Volatile crude oil prices are the biggest headache for refiners, with any jump in the procurement cost having a direct impact on the margins on refined fuel products.
Given this situation, the latest earnings report from China Petroleum & Chemical Corp. (00386.HK, 600028.CN, SNP.US) may come as a surprise to observers. At a time when the price of Brent crude is approaching US$109 per barrel, the Chinese refining giant, which is commonly known as Sinopec, achieved an unexpected turnaround with an operating profit of 6.66 billion yuan in the first three quarters, as its refinery throughput increased to 174.19 million tons during the period.
In stark contrast, even with a much smaller throughput of 734.5 million barrels, equivalent to slightly over 100 million tons, rival PetroChina’s (00857.HK, 601857.CN, PTR.US) refining segment hasn’t seen the light at the end of the tunnel as it suffered a 20 billion yuan loss during the nine months to September.
The divergence in performance is striking as PetroChina has some other factors working in its favor. The company has more secure sources of crude oil due to its dominance in China’s oil exploration and production activity while Sinopec depends heavily on imports and is more prone to external upheavals.
So, what lies behind the marked disparity in the pair’s refining business that appears totally counterintuitive?
Well, there are many reasons. The first thing is processing capacity.
PetroChina only has a handful of refineries that can handle 10 million tons of crude a year and most of them are located in the northeastern and western inland regions. Sinopec, on the other hand, can sit more comfortably as its two massive backbone plants are right on the doorstep of bourgeoning markets. One refining facility is in Guangdong province while the other is in east China’s Ningbo municipality; both the refineries have a processing capacity of over 20 million tons per annum (tpa).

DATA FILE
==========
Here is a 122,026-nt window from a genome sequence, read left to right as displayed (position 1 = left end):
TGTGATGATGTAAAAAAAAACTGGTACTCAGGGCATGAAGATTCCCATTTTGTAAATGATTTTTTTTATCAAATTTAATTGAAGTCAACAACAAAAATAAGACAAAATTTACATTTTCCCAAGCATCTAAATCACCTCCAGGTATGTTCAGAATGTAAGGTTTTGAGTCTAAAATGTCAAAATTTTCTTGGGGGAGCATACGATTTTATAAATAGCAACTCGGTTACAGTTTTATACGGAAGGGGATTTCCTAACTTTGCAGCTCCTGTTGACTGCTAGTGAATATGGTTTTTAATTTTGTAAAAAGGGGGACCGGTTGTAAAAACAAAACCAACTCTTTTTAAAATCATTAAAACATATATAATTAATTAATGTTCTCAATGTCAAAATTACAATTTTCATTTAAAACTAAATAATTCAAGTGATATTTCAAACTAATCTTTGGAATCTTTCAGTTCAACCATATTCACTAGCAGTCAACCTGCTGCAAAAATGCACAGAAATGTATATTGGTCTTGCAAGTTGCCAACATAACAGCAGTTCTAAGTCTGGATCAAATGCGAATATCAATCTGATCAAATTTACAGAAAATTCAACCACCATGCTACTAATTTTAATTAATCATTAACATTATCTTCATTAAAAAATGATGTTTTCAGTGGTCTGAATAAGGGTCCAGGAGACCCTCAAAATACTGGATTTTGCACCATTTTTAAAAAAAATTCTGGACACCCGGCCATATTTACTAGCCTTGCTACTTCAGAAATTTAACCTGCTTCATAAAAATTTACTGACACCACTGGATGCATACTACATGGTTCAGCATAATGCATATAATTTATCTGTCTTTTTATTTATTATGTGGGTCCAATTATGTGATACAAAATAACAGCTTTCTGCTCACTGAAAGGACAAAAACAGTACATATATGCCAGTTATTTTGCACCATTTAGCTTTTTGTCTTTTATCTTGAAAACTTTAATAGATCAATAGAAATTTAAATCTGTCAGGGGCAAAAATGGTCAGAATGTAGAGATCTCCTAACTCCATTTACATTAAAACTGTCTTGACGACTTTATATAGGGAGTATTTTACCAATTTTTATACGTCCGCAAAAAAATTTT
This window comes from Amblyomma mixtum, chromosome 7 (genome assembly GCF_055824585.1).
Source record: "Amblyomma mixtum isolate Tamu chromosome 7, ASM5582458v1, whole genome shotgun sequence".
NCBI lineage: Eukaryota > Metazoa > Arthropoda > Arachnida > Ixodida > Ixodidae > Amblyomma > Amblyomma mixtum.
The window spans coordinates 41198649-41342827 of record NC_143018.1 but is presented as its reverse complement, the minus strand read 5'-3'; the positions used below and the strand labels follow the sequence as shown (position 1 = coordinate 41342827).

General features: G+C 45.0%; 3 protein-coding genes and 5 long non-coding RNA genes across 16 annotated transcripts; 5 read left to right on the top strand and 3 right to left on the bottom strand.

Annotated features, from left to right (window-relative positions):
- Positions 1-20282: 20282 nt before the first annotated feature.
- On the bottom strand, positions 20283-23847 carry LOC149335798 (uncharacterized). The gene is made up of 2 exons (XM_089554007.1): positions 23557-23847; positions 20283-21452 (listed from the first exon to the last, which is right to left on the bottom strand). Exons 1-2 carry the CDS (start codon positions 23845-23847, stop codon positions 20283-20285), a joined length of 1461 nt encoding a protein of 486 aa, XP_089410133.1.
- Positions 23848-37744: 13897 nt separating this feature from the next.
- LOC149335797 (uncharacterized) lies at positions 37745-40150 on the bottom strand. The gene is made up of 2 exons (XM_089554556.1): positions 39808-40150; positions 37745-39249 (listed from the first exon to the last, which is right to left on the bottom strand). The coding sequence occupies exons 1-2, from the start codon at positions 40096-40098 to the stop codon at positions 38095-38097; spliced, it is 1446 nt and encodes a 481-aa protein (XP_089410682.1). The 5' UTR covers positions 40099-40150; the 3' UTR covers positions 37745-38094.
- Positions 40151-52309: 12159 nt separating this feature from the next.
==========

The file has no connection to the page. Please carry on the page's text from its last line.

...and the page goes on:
As for PetroChina, it has realized that larger plants are key to bringing down the refining cost. The company has unveiled some bold expansion plans, but approval procedures and construction will take well over a decade, offering no comfort in the near term. Some recent setbacks can only make the process more thorny – planning on the firm’s 20 million tpa plant in the eastern Zhejiang province has been postponed indefinitely due to environmental concerns, China Business News reports.
Meanwhile, another thing that is weighing down the energy giant’s refining operations is the crude pricing arrangement.
A PetroChina executive told The Economic Observer that crude pumped from the firm’s oilfields is sold to group refineries at a price that is pegged to that of the international market, a deliberate arrangement to ensure the profitability of the upstream business since revenue from the segment is the firm’s most vital pillar of earnings.
Now, in the case of Sinopec, the company is able to make bulk purchases of crude oil –albeit of lower quality — at much lower prices, helping the top refiner achieve a decent profit on the strength of its processing capacity and technical expertise.
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